In a post on Twitter, Flake reiterated that the Republican establishment is not by any means on the side of Trump when it comes to negotiating with Democrats on the DACA issue. Flake, who has been a longtime advocate for a never-ending flow of cheap, foreign labor to the U.S., was brought into DACA discussions with Trump by Vice President Mike Pence, an ally of the pro-mass immigration and GOP mega-donors, the Koch brothers.
In exchange for a DACA amnesty — against the will of his base of supporters — Trump has said since October 2017 that any deal would have to include three pro-American immigration reforms: An end to chain migration, an end to the Diversity Visa Lottery, and funding for his proposed wall along the U.S.-Mexico border.
By ending chain migration, whereby newly naturalized citizens can bring an unlimited number of foreign relatives to the U.S., Trump would be cutting legal immigration levels in half to raise the wages of American workers and reduce the enormous competition in the blue-collar workforce to shore up more jobs for Americans. Chain migration, as Breitbart News reported, has imported more than nine million foreign nationals to the U.S. in the last decade, exceeding two years of American births.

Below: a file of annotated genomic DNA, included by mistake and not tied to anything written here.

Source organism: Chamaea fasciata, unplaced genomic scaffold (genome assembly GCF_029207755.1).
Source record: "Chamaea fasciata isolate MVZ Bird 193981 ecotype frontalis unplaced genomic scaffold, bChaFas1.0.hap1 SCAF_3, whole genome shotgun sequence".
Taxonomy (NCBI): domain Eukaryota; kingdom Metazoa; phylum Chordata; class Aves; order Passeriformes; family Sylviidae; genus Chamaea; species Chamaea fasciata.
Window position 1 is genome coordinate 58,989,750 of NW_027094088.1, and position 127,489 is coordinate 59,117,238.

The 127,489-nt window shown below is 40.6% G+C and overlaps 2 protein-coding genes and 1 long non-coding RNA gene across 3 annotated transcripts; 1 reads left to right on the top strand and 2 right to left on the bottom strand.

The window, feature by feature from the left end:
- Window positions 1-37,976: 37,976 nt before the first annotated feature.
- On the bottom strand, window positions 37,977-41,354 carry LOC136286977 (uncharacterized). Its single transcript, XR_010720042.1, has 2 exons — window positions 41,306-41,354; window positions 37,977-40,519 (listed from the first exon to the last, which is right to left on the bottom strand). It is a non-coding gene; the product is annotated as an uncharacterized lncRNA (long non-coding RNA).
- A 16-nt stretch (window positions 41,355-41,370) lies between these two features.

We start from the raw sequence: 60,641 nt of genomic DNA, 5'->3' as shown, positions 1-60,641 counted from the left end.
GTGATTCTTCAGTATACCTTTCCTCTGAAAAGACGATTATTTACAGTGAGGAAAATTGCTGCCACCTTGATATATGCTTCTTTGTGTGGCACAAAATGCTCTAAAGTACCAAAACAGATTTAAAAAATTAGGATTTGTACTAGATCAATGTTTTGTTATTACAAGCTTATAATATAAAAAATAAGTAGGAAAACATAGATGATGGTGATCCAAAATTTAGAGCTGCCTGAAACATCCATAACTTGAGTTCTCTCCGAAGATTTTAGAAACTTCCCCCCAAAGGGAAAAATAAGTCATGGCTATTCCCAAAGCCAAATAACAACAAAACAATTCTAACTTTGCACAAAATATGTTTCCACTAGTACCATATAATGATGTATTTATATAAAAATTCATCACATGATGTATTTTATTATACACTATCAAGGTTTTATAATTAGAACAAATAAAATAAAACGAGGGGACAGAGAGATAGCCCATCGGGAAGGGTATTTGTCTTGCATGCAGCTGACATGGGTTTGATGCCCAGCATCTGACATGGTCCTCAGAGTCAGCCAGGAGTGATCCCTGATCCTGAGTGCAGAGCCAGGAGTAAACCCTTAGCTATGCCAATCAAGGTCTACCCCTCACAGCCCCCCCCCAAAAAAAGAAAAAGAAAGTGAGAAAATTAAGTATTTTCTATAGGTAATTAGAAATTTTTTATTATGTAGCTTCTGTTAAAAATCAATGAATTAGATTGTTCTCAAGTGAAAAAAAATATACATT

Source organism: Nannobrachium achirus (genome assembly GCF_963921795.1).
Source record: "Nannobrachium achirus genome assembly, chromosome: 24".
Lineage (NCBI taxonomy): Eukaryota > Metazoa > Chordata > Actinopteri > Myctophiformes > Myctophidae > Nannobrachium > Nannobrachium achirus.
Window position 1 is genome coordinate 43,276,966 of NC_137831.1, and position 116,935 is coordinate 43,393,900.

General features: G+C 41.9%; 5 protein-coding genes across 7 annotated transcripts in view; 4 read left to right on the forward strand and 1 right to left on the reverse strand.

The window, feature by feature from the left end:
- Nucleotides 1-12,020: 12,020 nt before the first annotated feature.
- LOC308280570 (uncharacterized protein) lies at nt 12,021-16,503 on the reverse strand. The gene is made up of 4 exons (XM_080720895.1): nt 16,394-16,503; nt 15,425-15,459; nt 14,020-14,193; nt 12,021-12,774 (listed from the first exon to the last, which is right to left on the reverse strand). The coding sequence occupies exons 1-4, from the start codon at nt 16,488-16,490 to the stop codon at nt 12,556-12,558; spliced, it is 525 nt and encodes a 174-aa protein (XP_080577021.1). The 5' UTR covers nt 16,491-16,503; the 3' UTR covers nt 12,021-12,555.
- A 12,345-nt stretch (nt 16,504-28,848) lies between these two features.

Likewise, an end to the Diversity Visa Lottery, whereby the federal government gives out 50,000 visas randomly to foreign nationals around the world every year, would reduce the national security risk that immigration often poses. The Visa Lottery has imported nearly 30,000 foreign nationals from terrorist-funding countries since 2007, as Breitbart Newsreported.